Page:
by Raffaele Crocco
In this war, time seems to have stopped. There are no winners, only losers. Now, the great Ukrainian counter-offensive has begun, according to reports from the battlefield. The advance is slow, the fighting fierce. Ukraine’s deputy defence minister, Hanna Maliar, has told the press that Kyiv’s soldiers are advancing despite the superiority of the Russian air force and artillery. Russian air superiority has always been a problem for Ukrainian military leaders. On the ground, Kyiv’s soldiers are paying the price. Britain, the United States, Denmark and the Netherlands are sending anti-aircraft systems. Europeans and Americans are strongly considering giving Ukraine the F16 fighter jets that Ukrainian President Volodymyr Zelenskiy has long demanded. However, their arrival on the front line would not be immediate: long training periods are needed.
Whatever the case, the Ukrainians are making progress, even if the figures for areas captured recall the tragic minimal advances of the great offensives of the First World War. Ukraine claims an advance of 200 to 500 metres on the Bakhmut front and 300 to 350 metres in Zaporizhzhya. These figures are again from Mailar, who also explains that on the Berdianks front fighting is continuing near the village of Makarivka, while on the Mariupol front fighting is taking place in the districts of Novodanylivka and Novopokrovsk. Minefields are making pushing forward difficult. The Russians – again according to Kyiv – have lost many men and a lot of material: an artillery battery, two electronic warfare systems, an anti-aircraft missile system, a radar system and ten transport vehicles. Moscow, for its part, says that the Ukrainian counteroffensive technically failed and that Russian human and material losses are limited.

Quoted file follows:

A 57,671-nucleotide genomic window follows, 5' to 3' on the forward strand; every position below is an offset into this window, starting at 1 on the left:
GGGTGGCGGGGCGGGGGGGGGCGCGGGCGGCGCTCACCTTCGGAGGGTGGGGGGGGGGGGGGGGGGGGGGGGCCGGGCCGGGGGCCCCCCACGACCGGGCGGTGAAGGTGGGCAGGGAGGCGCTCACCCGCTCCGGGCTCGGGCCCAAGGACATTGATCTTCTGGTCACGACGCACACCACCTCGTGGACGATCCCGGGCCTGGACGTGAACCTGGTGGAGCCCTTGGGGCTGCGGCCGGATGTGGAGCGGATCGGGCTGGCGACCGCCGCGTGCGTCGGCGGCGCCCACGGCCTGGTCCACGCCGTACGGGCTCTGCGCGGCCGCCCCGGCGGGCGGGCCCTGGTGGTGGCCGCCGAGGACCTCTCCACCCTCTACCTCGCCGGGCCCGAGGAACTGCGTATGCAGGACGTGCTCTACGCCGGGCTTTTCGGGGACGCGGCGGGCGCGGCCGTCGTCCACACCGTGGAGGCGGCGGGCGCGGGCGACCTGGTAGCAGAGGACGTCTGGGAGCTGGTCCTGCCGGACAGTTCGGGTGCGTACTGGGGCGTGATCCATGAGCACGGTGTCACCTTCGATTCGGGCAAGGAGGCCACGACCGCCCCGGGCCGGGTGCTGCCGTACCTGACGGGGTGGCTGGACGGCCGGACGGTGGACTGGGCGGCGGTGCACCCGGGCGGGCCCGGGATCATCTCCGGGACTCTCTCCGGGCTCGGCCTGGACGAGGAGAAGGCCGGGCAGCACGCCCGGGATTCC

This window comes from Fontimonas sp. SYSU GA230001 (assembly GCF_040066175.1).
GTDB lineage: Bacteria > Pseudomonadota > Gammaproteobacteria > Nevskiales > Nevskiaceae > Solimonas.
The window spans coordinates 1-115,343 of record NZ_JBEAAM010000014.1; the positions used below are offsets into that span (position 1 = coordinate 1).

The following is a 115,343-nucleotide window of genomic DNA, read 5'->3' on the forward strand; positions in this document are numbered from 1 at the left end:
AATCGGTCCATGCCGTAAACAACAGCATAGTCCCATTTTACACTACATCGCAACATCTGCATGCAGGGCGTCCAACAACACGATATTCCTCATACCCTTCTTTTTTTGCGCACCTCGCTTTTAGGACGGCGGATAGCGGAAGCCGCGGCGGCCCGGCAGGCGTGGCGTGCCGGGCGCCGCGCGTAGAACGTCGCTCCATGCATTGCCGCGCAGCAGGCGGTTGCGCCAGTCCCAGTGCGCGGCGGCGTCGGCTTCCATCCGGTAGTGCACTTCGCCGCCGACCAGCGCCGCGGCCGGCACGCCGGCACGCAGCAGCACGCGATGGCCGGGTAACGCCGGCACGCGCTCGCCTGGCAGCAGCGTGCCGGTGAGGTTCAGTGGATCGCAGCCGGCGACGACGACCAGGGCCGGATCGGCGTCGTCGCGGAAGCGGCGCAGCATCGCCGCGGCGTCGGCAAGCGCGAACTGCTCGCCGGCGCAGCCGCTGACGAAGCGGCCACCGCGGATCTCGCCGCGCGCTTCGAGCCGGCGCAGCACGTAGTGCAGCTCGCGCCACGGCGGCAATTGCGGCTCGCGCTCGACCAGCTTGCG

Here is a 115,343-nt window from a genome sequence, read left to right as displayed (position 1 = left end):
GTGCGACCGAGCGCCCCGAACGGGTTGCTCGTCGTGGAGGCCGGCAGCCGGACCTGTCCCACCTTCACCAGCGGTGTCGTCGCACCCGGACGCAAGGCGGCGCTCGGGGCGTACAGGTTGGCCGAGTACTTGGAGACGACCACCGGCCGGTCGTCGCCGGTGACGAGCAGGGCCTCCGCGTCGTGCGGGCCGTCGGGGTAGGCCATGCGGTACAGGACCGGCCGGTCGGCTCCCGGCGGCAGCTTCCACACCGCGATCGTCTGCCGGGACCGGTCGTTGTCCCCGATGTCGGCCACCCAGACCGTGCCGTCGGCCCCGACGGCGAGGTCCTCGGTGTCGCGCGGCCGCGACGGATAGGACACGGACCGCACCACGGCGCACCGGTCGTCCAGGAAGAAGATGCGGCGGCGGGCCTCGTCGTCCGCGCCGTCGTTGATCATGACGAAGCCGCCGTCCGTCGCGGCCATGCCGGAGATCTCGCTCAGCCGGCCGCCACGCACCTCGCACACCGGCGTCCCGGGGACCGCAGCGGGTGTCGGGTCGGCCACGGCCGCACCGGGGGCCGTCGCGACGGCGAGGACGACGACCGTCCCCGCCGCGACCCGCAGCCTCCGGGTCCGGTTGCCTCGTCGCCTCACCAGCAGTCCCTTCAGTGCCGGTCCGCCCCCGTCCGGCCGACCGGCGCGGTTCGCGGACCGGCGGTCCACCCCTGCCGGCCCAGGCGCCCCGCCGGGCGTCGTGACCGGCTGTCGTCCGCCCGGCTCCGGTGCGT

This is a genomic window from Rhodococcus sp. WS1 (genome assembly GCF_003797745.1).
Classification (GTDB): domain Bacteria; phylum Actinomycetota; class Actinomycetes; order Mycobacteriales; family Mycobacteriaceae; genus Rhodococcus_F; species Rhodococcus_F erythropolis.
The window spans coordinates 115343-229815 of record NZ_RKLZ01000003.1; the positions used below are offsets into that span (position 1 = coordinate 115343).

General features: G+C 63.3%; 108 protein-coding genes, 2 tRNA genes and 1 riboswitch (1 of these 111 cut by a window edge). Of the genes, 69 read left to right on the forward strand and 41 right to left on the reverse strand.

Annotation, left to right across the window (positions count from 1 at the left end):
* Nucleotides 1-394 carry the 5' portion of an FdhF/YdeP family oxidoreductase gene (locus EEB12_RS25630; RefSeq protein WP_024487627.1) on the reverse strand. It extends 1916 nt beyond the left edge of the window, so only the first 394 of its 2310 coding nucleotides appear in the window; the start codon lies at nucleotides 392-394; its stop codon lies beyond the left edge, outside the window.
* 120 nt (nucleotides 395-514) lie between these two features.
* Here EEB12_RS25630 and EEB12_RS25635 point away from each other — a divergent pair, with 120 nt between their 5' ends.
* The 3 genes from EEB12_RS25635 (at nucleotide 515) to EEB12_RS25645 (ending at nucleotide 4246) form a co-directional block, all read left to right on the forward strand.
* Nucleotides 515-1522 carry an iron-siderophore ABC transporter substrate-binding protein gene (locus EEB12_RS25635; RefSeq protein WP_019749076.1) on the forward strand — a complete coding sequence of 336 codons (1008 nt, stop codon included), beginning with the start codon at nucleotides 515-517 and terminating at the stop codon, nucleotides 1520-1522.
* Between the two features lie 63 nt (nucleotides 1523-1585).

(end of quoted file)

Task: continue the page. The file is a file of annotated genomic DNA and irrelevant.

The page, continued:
International observers say the death toll is high on both sides. And not only the military are dying. The bombing of cities continues. The Russian side has primarily used Kh-101/Kh-555 air cruise missiles and drones. Odesa remains in the crosshairs, but Ukrainians are hitting cities as well: at least 20 rockets reportedly hit Donetsk in recent days. The number of civilians killed and wounded is unknown.
Meanwhile, political skirmishes continue in Moscow between Kremlin chief Vladimir Putin and Yevgeny Prigozhin, head of Wagner. Putin has said he favours ‘transferring’ Wagner fighters to regular forces. It’s worth remembering that Wagner played a leading role in the long battle to take Bakhmut, which the Ukrainians fiercely defended. The organisation is also active in many African countries as Moscow’s “operational and armed arm”. This structure so imposing and powerful has thus been clashing with the regular Russian military leadership since the invasion began. Prigozhin made clear that no Wagner would sign contracts with Russia’s defence ministry. “When we started fighting in this war, no one said that we would be obliged to sign an agreement with the Ministry of Defence. No Wagner fighter will sign contracts. When the country was suffering,” he added, “we took to the field and were assured of public assistance, including financial support.
A clear stance that reveals the political difficulties of Moscow’s leadership. The war continues to go wrong. The victory that Putin thought would be certain and easy is not in sight, and the Russian military apparatus, which everyone thought was on the rise and had been greatly improved by 2015, has once again proved incapable of waging a war of conquest. On the other side are the Ukrainians, undoubtedly able to resist almost indefinitely, but far from having the military strength to win the war, despite Zelensky’s declarations. A stalemate that seems eternal, costing hundreds of thousands of lives and the destruction of a country. International diplomacy seems to be working behind the scenes but with very little result. So while Kyiv’s soldiers slowly advance through the minefields and the waters of the destroyed Kakhovka dam recede leaving behind uncultivable land and poisonous fish, the relentless and harsh war continues.